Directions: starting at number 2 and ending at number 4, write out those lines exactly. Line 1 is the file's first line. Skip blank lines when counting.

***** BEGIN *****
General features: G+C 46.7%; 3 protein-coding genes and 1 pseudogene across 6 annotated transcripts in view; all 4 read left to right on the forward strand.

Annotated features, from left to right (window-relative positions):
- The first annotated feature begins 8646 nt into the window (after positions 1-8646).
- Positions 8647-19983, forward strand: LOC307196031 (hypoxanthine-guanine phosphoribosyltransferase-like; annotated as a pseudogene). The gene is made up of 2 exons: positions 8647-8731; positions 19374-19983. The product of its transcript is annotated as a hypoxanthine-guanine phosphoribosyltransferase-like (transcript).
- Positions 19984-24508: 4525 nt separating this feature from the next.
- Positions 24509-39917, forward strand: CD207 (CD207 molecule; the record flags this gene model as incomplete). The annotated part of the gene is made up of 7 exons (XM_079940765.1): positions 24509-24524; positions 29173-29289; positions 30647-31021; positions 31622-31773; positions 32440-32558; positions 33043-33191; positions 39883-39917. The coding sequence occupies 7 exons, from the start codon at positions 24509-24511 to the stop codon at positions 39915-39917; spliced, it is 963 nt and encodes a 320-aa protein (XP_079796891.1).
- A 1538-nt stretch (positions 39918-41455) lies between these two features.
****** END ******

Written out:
Annotated features, from left to right (window-relative positions):
- The first annotated feature begins 8646 nt into the window (after positions 1-8646).
- Positions 8647-19983, forward strand: LOC307196031 (hypoxanthine-guanine phosphoribosyltransferase-like; annotated as a pseudogene). The gene is made up of 2 exons: positions 8647-8731; positions 19374-19983. The product of its transcript is annotated as a hypoxanthine-guanine phosphoribosyltransferase-like (transcript).